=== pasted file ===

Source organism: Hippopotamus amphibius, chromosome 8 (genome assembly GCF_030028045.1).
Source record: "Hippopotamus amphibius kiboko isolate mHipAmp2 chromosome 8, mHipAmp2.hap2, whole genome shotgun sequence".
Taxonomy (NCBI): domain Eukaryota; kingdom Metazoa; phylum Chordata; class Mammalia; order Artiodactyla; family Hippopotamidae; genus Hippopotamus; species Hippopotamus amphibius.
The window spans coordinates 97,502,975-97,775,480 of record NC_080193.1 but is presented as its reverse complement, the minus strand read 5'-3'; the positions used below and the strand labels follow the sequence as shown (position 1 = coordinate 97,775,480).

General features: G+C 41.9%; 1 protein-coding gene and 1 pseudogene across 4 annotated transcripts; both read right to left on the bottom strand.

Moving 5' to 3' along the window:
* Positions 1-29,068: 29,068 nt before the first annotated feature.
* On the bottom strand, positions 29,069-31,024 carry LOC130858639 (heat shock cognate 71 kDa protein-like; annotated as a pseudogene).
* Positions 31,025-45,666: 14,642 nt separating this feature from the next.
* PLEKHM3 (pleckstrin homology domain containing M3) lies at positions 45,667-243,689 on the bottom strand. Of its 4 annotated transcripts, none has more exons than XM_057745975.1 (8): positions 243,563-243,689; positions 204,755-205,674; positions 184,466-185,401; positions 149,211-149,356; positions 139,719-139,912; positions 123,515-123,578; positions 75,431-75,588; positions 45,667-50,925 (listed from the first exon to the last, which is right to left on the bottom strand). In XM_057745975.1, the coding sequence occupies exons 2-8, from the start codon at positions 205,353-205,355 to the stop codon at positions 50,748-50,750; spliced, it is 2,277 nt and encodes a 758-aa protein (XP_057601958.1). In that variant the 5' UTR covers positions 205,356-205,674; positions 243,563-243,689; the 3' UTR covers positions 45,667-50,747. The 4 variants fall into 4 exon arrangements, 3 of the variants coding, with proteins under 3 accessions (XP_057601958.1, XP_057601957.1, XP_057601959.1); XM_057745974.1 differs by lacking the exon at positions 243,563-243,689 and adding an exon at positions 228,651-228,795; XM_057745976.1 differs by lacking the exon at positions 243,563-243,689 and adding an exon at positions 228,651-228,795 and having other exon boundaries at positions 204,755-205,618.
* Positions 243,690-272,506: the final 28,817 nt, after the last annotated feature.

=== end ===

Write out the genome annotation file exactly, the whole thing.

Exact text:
Source organism: Hippopotamus amphibius, chromosome 8 (genome assembly GCF_030028045.1).
Source record: "Hippopotamus amphibius kiboko isolate mHipAmp2 chromosome 8, mHipAmp2.hap2, whole genome shotgun sequence".
Taxonomy (NCBI): domain Eukaryota; kingdom Metazoa; phylum Chordata; class Mammalia; order Artiodactyla; family Hippopotamidae; genus Hippopotamus; species Hippopotamus amphibius.
The window spans coordinates 97,502,975-97,775,480 of record NC_080193.1 but is presented as its reverse complement, the minus strand read 5'-3'; the positions used below and the strand labels follow the sequence as shown (position 1 = coordinate 97,775,480).

General features: G+C 41.9%; 1 protein-coding gene and 1 pseudogene across 4 annotated transcripts; both read right to left on the bottom strand.

Moving 5' to 3' along the window:
* Positions 1-29,068: 29,068 nt before the first annotated feature.
* On the bottom strand, positions 29,069-31,024 carry LOC130858639 (heat shock cognate 71 kDa protein-like; annotated as a pseudogene).
* Positions 31,025-45,666: 14,642 nt separating this feature from the next.
* PLEKHM3 (pleckstrin homology domain containing M3) lies at positions 45,667-243,689 on the bottom strand. Of its 4 annotated transcripts, none has more exons than XM_057745975.1 (8): positions 243,563-243,689; positions 204,755-205,674; positions 184,466-185,401; positions 149,211-149,356; positions 139,719-139,912; positions 123,515-123,578; positions 75,431-75,588; positions 45,667-50,925 (listed from the first exon to the last, which is right to left on the bottom strand). In XM_057745975.1, the coding sequence occupies exons 2-8, from the start codon at positions 205,353-205,355 to the stop codon at positions 50,748-50,750; spliced, it is 2,277 nt and encodes a 758-aa protein (XP_057601958.1). In that variant the 5' UTR covers positions 205,356-205,674; positions 243,563-243,689; the 3' UTR covers positions 45,667-50,747. The 4 variants fall into 4 exon arrangements, 3 of the variants coding, with proteins under 3 accessions (XP_057601958.1, XP_057601957.1, XP_057601959.1); XM_057745974.1 differs by lacking the exon at positions 243,563-243,689 and adding an exon at positions 228,651-228,795; XM_057745976.1 differs by lacking the exon at positions 243,563-243,689 and adding an exon at positions 228,651-228,795 and having other exon boundaries at positions 204,755-205,618.
* Positions 243,690-272,506: the final 28,817 nt, after the last annotated feature.